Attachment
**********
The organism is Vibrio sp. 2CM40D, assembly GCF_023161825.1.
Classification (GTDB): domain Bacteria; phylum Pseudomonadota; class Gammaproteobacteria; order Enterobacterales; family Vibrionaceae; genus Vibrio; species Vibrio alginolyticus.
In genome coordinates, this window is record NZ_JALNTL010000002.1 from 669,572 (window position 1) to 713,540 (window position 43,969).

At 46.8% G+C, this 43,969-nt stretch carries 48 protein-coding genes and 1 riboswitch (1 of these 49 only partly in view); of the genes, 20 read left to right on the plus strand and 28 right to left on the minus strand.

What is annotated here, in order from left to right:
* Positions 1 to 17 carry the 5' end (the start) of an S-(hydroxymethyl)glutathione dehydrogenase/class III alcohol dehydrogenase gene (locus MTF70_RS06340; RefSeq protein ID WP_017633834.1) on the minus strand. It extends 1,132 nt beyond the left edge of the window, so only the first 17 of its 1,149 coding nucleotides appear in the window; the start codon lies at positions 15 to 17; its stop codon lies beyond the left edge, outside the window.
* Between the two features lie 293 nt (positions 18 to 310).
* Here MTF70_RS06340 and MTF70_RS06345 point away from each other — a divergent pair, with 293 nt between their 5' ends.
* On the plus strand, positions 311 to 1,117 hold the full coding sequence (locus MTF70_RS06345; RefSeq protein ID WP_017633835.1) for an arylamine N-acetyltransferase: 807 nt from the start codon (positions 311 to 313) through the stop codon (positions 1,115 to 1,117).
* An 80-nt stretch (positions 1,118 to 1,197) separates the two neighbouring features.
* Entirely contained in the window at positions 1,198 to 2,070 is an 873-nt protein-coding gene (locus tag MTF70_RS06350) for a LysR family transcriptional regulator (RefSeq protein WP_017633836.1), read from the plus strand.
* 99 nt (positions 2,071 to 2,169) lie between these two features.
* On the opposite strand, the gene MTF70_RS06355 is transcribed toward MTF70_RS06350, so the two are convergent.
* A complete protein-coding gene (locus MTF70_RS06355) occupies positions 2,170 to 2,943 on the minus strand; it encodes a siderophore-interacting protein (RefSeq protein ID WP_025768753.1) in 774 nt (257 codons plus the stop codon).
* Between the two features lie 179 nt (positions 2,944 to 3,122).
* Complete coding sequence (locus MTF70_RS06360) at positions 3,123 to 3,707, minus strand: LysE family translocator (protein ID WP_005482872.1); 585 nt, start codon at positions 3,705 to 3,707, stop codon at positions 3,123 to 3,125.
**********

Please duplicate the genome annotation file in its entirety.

The organism is Vibrio sp. 2CM40D, assembly GCF_023161825.1.
Classification (GTDB): domain Bacteria; phylum Pseudomonadota; class Gammaproteobacteria; order Enterobacterales; family Vibrionaceae; genus Vibrio; species Vibrio alginolyticus.
In genome coordinates, this window is record NZ_JALNTL010000002.1 from 669,572 (window position 1) to 713,540 (window position 43,969).

At 46.8% G+C, this 43,969-nt stretch carries 48 protein-coding genes and 1 riboswitch (1 of these 49 only partly in view); of the genes, 20 read left to right on the plus strand and 28 right to left on the minus strand.

What is annotated here, in order from left to right:
* Positions 1 to 17 carry the 5' end (the start) of an S-(hydroxymethyl)glutathione dehydrogenase/class III alcohol dehydrogenase gene (locus MTF70_RS06340; RefSeq protein ID WP_017633834.1) on the minus strand. It extends 1,132 nt beyond the left edge of the window, so only the first 17 of its 1,149 coding nucleotides appear in the window; the start codon lies at positions 15 to 17; its stop codon lies beyond the left edge, outside the window.
* Between the two features lie 293 nt (positions 18 to 310).
* Here MTF70_RS06340 and MTF70_RS06345 point away from each other — a divergent pair, with 293 nt between their 5' ends.
* On the plus strand, positions 311 to 1,117 hold the full coding sequence (locus MTF70_RS06345; RefSeq protein ID WP_017633835.1) for an arylamine N-acetyltransferase: 807 nt from the start codon (positions 311 to 313) through the stop codon (positions 1,115 to 1,117).
* An 80-nt stretch (positions 1,118 to 1,197) separates the two neighbouring features.
* Entirely contained in the window at positions 1,198 to 2,070 is an 873-nt protein-coding gene (locus tag MTF70_RS06350) for a LysR family transcriptional regulator (RefSeq protein WP_017633836.1), read from the plus strand.
* 99 nt (positions 2,071 to 2,169) lie between these two features.
* On the opposite strand, the gene MTF70_RS06355 is transcribed toward MTF70_RS06350, so the two are convergent.
* A complete protein-coding gene (locus MTF70_RS06355) occupies positions 2,170 to 2,943 on the minus strand; it encodes a siderophore-interacting protein (RefSeq protein ID WP_025768753.1) in 774 nt (257 codons plus the stop codon).
* Between the two features lie 179 nt (positions 2,944 to 3,122).
* Complete coding sequence (locus MTF70_RS06360) at positions 3,123 to 3,707, minus strand: LysE family translocator (protein ID WP_005482872.1); 585 nt, start codon at positions 3,705 to 3,707, stop codon at positions 3,123 to 3,125.